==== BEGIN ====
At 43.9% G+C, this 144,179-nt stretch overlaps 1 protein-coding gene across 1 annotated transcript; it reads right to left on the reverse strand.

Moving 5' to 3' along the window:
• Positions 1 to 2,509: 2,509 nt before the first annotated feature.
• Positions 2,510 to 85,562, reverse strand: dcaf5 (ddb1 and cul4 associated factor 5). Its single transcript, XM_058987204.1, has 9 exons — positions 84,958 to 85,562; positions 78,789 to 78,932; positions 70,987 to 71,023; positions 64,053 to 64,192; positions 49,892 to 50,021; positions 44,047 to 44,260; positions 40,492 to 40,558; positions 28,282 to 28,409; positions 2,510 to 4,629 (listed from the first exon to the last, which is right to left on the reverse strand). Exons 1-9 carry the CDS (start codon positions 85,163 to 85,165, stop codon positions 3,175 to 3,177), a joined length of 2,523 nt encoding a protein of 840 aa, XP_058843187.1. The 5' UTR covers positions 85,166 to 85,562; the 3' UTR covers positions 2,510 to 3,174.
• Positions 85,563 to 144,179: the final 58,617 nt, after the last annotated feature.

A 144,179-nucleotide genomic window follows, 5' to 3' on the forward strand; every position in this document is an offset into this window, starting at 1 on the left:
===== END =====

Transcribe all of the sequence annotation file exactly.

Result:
At 43.9% G+C, this 144,179-nt stretch overlaps 1 protein-coding gene across 1 annotated transcript; it reads right to left on the reverse strand.

Moving 5' to 3' along the window:
• Positions 1 to 2,509: 2,509 nt before the first annotated feature.
• Positions 2,510 to 85,562, reverse strand: dcaf5 (ddb1 and cul4 associated factor 5). Its single transcript, XM_058987204.1, has 9 exons — positions 84,958 to 85,562; positions 78,789 to 78,932; positions 70,987 to 71,023; positions 64,053 to 64,192; positions 49,892 to 50,021; positions 44,047 to 44,260; positions 40,492 to 40,558; positions 28,282 to 28,409; positions 2,510 to 4,629 (listed from the first exon to the last, which is right to left on the reverse strand). Exons 1-9 carry the CDS (start codon positions 85,163 to 85,165, stop codon positions 3,175 to 3,177), a joined length of 2,523 nt encoding a protein of 840 aa, XP_058843187.1. The 5' UTR covers positions 85,166 to 85,562; the 3' UTR covers positions 2,510 to 3,174.
• Positions 85,563 to 144,179: the final 58,617 nt, after the last annotated feature.

A 144,179-nucleotide genomic window follows, 5' to 3' on the forward strand; every position in this document is an offset into this window, starting at 1 on the left: